A 1920s murder mystery to keep you guessing
“Anna!” Kenneth ran up to the figure in white who was cutting a few roses at the back of the garden. “I didn’t see you at breakfast. I was worried that you had left anyway.”
She didn’t look at him as she reached out for another soft yellow rose, resting it in the palm of her hand a moment, before cutting it and putting it with the others in the basket on her arm.
“Anna?” Kenneth studied her tight profile. “Is something wrong?”
“Of course not. I had breakfast in the kitchen earlier with the other servants. I was only at dinner last night because Mr Bryce-Rutherford wanted to make his revelation.”
“He can’t let you eat with the servants. You’re not like them.”
“How would you know?” Anna asked, but he saw the smile tugging at her lips.
Encouraged, he continued, “I’ll ask Uncle Malcolm if you can eat with us every day. I bet he’ll think it’s a great idea. He must like you. He doesn’t have any people around him who are…” Young, fresh, breathtaking. “Who can cheer him up. I think he needs that. He thinks he’s dying. But perhaps he isn’t. Perhaps he’s only depressed because everything is so sad here and everybody treats him like an invalid. We could make things different for him.”
“You honestly think he isn’t dying?” Anna asked. A frown hovered over her eyes.
Kenneth shrugged. “I would feel ill if everybody treated me like I was ill all of the time. Theodora with her things that he has to eat because they are good for him. And that darkened room. He needs to do something fun.”
Anna held his gaze. “Can we take him on our boat trip?”
Kenneth suddenly saw his whole boat trip where he would impress Anna with his skills and his strength ruined by the presence of a nagging old man. Or worse even, an old man who would look at him with knowing eyes, smirking at the schoolboy trying to win a woman of the world.
He said quickly, “I think that would be too dangerous. The sea could be rough and rock the boat. What if he fell out of the boat and drowned?”
Anna’s eyes were a deep endless blue. “Yes,” she said slowly, “what if…”
Here outside the house her smooth skin didn’t seem so porcelain-like but had more of a tan, a healthy glow, blending out her freckles. Her hands moved with quick determination as she chose just the right rose to snip off and put in her basket.
One threatened to slip off from the top of the bunch and she grabbed it. “Ouch!” She retracted her hand and a drop of blood sat on her fingertip. She stared at it with a pained expression.
Kenneth pulled out his handkerchief and offered it to her. She used it to dab at the blood, leaving a bright red stain on the handkerchief. She smiled at him as she handed it back to him. “Thank you. How clumsy of me.”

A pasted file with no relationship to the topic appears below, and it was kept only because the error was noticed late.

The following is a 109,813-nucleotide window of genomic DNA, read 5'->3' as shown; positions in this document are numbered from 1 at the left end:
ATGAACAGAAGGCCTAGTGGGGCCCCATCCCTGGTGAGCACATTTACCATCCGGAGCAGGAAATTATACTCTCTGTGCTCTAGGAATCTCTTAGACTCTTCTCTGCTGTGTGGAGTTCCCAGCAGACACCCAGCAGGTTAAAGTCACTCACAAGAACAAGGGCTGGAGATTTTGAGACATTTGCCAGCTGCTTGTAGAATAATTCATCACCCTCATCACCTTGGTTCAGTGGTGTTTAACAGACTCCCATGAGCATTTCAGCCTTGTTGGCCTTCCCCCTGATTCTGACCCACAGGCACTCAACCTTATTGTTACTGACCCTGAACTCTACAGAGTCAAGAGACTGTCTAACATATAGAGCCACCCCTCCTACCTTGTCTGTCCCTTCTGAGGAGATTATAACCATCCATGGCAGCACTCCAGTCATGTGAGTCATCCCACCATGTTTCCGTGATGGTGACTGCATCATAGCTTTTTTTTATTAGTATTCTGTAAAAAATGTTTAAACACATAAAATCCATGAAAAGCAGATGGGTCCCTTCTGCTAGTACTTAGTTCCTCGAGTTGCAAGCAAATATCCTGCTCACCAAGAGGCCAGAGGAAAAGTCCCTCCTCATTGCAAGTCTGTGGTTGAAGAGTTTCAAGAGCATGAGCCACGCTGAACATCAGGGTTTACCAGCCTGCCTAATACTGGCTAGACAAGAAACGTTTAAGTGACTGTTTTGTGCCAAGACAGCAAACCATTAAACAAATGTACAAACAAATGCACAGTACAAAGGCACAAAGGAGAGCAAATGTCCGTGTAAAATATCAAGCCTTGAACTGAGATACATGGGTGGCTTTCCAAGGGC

Kenneth put the handkerchief back in his pocket and studied the blue skies above. “We could go boating now. Uncle Malcolm doesn’t need you right away.” He said it in a blunt, confident tone.
Anna looked doubtful. “I promised to bring in these roses and arrange them for him in a vase.”
“Theodora can do it. There she is.” Kenneth pointed at the drab figure in grey which had come out of the house and stood on the terrace.
“She doesn’t like me,” Anna said. “I don’t know why. I take good care of my patient.”
Kenneth shrugged. “Some people think they can do everything better. That’s just the way they are. Let me take the basket to her. You go get a cardigan or something. It can be chilly on the water.”
Anna suddenly laughed out loud. She handed him the basket and the cutting tool and then threw her arms up in the air and cheered. “Ken, you’re a doll.” She ran off around the house to where the kitchen entrance was.
Kenneth stood motionless, his cheek burning as if she had leaned in and kissed him there and then. He thought she might have wanted to do that if Theodora hadn’t been watching them.
He turned to the woman with resentment clawing at his stomach. That ugly old witch had to ruin everything for everyone. If anybody ought to die here, it ought to be her.
He carried the basket to her, holding the tool out like a weapon.
Theodora was studying the view and only noticed him at the last moment. She yelped and clutched her hands together. “Kenneth! What are you doing?”
“Here are some roses for Uncle Malcolm. I thought you would like to arrange them in a vase and take them up to him.” Kenneth held the tool and basket out to her. “He’ll appreciate all the trouble you go through for him.”
Something lit in those dull eyes over the long, forever sniffing nose. She said in a surprised tone, “That’s very kind of you, Kenneth.”
He shrugged. Her eyes made him uncomfortable as if she could see right through him. “I think you care very much for him. And he needs that.”
The eyes lit even more. “Yes, he needs that.” Theodora ran a finger over the soft petals of one of the roses. “Even if he will never admit it.”
Kenneth pulled back his shoulders and repeated something he had heard his mother say to her friends, “A man will never admit he needs a woman.”
Theodora nodded. “How true. You’re extremely intelligent for your age.” She cast a long loving look at the roses and then turned away. Before she entered the house, she called to him, “Remember one thing though: Anna can’t swim.”
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Armed with cheese and chocolate, Vivian Conroy sits down to create the aspirational settings, characters with secrets up their sleeves, and clever plots which took several of her mysteries to #1 bestseller in multiple categories on Amazon US and Canada. Away from the keyboard, Vivian likes to hike (especially in the Swiss mountains), hunt for the perfect cheesecake and experience the joy in every-day life, be it a fiery sunset, a gorgeous full moon or that errant butterfly descending on the windowsill.